First off all, to install TEdgeBrowser there are three steps:
- Install the EdgeView2 SDK from GetIt.
- Download and install the Microsoft EdgeView2 Runtime appropriate for your architecture
- It comes in 3 varieties
- Evergreen Bootstraper – Downloads and installs the latest version of the runtime matching the current architecture. Use this to install with your application.
- Evergreen Standalone Installer – Offline installer for Win32 or Win64
- Fixed Version – Allows you to download and install previous versions instead of the latest one offered by the Evergreen installers.
- If you are building a Win32 application, then install the x86 version. If you are building a Win64 application, then install the x64 version. Or install both!
- It comes in 3 varieties
- At runtime your program needs to access to WebView2Loader.dll, the easiest way to do this is either place it on the path, or use a Post Build event
- For Win32: copy /y “$(BDS)Redistwin32WebView2Loader.dll” “$(OUTPUTDIR)”
- For Win64: copy /y “$(BDS)Redistwin64WebView2Loader.dll” “$(OUTPUTDIR)”
When deploying your application you need to include the correct
WebView2Loader.dll and make sure the Microsoft EdgeView2 Runtime is installed. At some point that will be installed by default, but the easiest way is use the Evergreen Bootstrapper.
Table of Contents
Displaying Arbitrary HTML
To load arbitrary HTML into the TEdgeView, call the NavigateToString method passing the HTML as a string.
EdgeBrowser1.NavigateToString('<html><body><h1>Hello From Delphi</h1></body></html>');
And your HTML will immediately render in the browser. No need to save it to a file or other such silliness.
View The Source
The fundamentals of viewing the source of a page start with the ExecuteScript method, but are a bit more involved. There is an event handler for when a your script finishes executing since it executes asynchronously. You can use that even to return a JSON Object. In this case, the JSON Object is the HTML Source.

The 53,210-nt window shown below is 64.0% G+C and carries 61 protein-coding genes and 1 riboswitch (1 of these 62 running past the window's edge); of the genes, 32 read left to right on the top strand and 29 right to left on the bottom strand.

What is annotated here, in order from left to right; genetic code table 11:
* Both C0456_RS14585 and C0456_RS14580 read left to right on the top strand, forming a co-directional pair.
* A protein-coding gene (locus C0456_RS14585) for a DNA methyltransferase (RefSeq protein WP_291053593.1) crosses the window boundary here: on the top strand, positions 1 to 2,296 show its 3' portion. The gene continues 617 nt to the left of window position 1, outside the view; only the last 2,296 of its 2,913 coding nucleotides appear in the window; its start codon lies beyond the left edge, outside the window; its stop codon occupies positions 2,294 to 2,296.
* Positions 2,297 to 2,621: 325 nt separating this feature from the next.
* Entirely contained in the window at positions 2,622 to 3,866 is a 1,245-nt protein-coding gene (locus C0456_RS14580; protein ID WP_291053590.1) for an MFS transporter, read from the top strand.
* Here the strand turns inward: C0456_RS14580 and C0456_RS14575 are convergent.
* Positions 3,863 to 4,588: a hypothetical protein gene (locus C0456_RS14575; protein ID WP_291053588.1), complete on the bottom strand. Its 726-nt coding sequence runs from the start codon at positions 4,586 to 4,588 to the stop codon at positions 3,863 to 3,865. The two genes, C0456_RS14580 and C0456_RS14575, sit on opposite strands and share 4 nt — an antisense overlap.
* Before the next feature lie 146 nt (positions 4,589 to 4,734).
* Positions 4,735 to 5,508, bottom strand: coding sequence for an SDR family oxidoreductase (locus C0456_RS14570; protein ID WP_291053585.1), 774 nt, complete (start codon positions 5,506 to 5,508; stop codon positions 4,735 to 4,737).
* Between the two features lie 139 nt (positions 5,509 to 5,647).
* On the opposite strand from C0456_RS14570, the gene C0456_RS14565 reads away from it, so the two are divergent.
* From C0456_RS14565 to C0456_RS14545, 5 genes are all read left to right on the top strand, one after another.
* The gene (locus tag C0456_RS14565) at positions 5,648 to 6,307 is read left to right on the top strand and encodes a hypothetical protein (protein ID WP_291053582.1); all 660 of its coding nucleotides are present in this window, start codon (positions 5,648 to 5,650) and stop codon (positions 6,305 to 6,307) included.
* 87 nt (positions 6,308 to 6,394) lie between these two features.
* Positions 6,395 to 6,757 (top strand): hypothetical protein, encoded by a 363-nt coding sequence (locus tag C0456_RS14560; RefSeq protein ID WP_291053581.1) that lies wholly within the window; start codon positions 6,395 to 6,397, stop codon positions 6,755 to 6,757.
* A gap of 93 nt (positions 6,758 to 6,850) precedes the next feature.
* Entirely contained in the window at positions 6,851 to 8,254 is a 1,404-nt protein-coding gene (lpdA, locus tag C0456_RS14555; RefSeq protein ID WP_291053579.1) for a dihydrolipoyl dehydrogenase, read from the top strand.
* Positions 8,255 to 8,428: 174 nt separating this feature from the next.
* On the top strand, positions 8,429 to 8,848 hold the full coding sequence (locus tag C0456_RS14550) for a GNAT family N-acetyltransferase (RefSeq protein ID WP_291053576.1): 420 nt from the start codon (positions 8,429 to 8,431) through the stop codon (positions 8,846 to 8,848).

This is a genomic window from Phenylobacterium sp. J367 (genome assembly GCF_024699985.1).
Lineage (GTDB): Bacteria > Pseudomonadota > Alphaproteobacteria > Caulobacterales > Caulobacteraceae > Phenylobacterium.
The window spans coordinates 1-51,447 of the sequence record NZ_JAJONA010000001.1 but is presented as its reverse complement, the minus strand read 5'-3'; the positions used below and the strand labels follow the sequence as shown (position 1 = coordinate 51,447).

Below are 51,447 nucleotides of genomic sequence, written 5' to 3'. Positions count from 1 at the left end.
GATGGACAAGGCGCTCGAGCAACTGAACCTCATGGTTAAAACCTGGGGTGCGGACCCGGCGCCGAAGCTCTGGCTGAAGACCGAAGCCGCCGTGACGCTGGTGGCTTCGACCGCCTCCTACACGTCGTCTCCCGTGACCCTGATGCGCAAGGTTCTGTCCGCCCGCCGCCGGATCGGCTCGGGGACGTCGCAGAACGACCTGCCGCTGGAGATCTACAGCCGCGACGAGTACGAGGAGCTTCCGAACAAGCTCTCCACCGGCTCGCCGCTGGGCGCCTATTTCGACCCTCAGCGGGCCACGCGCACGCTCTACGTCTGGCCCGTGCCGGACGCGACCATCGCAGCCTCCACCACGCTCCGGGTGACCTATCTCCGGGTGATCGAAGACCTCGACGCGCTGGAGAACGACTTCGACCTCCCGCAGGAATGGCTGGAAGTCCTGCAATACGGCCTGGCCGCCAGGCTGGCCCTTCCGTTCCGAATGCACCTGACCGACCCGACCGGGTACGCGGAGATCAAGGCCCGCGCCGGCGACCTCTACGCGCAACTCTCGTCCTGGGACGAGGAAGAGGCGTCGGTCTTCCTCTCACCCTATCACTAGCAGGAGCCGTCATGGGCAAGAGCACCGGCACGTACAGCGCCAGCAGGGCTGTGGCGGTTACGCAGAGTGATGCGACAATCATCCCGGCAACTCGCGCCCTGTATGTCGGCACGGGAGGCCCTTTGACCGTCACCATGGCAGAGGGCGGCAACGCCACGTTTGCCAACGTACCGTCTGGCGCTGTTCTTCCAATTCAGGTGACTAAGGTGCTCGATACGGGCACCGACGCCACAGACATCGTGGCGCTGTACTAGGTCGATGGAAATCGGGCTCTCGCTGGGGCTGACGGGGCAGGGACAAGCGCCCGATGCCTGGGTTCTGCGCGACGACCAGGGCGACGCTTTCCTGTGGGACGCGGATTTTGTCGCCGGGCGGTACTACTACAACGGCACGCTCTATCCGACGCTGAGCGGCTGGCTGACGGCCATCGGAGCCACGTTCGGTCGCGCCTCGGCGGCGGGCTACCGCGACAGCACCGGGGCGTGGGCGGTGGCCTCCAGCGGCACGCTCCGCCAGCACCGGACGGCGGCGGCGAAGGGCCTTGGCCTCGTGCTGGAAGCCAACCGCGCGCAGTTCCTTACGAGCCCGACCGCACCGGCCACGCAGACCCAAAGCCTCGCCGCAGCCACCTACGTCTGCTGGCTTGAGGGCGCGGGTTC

This uses the DOM (Document Object Model) to grab the Document Element (the root element, or <HTML>) and request the outerHTML, which is all the HTML including the Document Element. We then use encodeURL to encode it. Now for the OnExecuteScriptevent handler
procedure TEdgeViewForm.EdgeBrowser1ExecuteScript(Sender: TCustomEdgeBrowser;
AResult: HRESULT; const AResultObjectAsJson: string);
if AResultObjectAsJson <> 'null' then
memoHTML.Text := TNetEncoding.URL.Decode(AResultObjectAsJson).DeQuotedString('"');
This event fires after every call to ExecuteScript, but the AResultObjectAsJsonwill be 'null' if no results are returns. So we just ignore the ‘null’ values. Otherwise we use the TNetEncoding.URL.Decode to remove the encoding, and remove the quotes with DeQuotedString('"').
You can take the results of this and send right back in with a call to NavigateToString().
TEdgeBrowser is just one of the great new and improved features in 10.4.2 Sydney. If you haven’t upgraded you are missing out!